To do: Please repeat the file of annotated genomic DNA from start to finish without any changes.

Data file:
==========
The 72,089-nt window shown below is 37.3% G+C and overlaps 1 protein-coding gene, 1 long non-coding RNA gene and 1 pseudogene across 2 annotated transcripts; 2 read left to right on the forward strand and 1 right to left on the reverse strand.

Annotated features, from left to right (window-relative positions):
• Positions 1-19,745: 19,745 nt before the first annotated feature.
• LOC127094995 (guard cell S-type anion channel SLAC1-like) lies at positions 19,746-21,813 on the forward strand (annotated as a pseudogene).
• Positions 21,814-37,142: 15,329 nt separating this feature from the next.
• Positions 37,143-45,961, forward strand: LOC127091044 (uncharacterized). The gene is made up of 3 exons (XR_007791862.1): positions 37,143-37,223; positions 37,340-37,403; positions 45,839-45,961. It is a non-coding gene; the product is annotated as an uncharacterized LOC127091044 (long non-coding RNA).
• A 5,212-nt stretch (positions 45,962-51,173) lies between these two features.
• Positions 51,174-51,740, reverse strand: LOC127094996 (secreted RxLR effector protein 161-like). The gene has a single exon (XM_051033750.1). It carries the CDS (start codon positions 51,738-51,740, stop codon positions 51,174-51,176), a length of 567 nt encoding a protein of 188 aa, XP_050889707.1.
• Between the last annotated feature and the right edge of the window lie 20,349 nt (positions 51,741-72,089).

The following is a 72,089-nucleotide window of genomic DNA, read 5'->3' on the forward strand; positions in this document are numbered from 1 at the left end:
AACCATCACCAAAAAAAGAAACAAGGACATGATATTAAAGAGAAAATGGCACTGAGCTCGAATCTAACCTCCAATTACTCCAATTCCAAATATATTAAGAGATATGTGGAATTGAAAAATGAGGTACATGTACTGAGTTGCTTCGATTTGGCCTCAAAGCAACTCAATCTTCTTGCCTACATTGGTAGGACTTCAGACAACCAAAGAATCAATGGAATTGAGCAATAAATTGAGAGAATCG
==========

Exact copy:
The 72,089-nt window shown below is 37.3% G+C and overlaps 1 protein-coding gene, 1 long non-coding RNA gene and 1 pseudogene across 2 annotated transcripts; 2 read left to right on the forward strand and 1 right to left on the reverse strand.

Annotated features, from left to right (window-relative positions):
• Positions 1-19,745: 19,745 nt before the first annotated feature.
• LOC127094995 (guard cell S-type anion channel SLAC1-like) lies at positions 19,746-21,813 on the forward strand (annotated as a pseudogene).
• Positions 21,814-37,142: 15,329 nt separating this feature from the next.
• Positions 37,143-45,961, forward strand: LOC127091044 (uncharacterized). The gene is made up of 3 exons (XR_007791862.1): positions 37,143-37,223; positions 37,340-37,403; positions 45,839-45,961. It is a non-coding gene; the product is annotated as an uncharacterized LOC127091044 (long non-coding RNA).
• A 5,212-nt stretch (positions 45,962-51,173) lies between these two features.
• Positions 51,174-51,740, reverse strand: LOC127094996 (secreted RxLR effector protein 161-like). The gene has a single exon (XM_051033750.1). It carries the CDS (start codon positions 51,738-51,740, stop codon positions 51,174-51,176), a length of 567 nt encoding a protein of 188 aa, XP_050889707.1.
• Between the last annotated feature and the right edge of the window lie 20,349 nt (positions 51,741-72,089).

The following is a 72,089-nucleotide window of genomic DNA, read 5'->3' on the forward strand; positions in this document are numbered from 1 at the left end:
AACCATCACCAAAAAAAGAAACAAGGACATGATATTAAAGAGAAAATGGCACTGAGCTCGAATCTAACCTCCAATTACTCCAATTCCAAATATATTAAGAGATATGTGGAATTGAAAAATGAGGTACATGTACTGAGTTGCTTCGATTTGGCCTCAAAGCAACTCAATCTTCTTGCCTACATTGGTAGGACTTCAGACAACCAAAGAATCAATGGAATTGAGCAATAAATTGAGAGAATCG